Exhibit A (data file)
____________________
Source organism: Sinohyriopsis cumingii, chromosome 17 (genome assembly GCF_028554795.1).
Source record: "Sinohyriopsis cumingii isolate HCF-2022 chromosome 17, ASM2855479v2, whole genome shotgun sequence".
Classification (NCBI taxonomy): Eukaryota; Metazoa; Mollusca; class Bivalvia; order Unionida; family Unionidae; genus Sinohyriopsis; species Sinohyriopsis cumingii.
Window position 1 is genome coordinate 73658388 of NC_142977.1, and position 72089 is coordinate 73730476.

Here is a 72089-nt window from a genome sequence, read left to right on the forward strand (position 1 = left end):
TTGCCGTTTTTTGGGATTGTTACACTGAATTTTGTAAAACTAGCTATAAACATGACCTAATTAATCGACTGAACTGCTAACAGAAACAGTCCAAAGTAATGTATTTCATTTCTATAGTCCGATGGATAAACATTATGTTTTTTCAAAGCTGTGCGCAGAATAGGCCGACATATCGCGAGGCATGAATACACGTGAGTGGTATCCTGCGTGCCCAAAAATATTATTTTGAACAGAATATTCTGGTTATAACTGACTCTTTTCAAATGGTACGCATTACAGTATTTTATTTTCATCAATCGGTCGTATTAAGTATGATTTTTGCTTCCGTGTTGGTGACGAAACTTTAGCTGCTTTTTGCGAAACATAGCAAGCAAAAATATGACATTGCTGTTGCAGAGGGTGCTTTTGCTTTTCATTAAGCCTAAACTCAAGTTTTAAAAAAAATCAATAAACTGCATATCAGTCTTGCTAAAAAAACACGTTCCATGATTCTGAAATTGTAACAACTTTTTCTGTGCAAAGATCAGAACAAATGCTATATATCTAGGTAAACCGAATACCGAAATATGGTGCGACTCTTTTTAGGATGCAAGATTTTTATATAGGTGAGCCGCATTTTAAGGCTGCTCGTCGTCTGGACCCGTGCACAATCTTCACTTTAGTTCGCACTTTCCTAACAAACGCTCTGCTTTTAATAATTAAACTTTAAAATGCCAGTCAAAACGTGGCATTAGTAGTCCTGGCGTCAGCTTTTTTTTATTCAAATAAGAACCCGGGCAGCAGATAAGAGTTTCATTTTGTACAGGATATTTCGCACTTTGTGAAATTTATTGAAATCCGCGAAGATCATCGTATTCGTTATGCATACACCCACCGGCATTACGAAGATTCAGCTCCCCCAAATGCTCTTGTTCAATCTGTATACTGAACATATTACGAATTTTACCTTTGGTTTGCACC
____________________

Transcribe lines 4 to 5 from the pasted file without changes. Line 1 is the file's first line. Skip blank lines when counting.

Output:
Window position 1 is genome coordinate 73658388 of NC_142977.1, and position 72089 is coordinate 73730476.

Here is a 72089-nt window from a genome sequence, read left to right on the forward strand (position 1 = left end):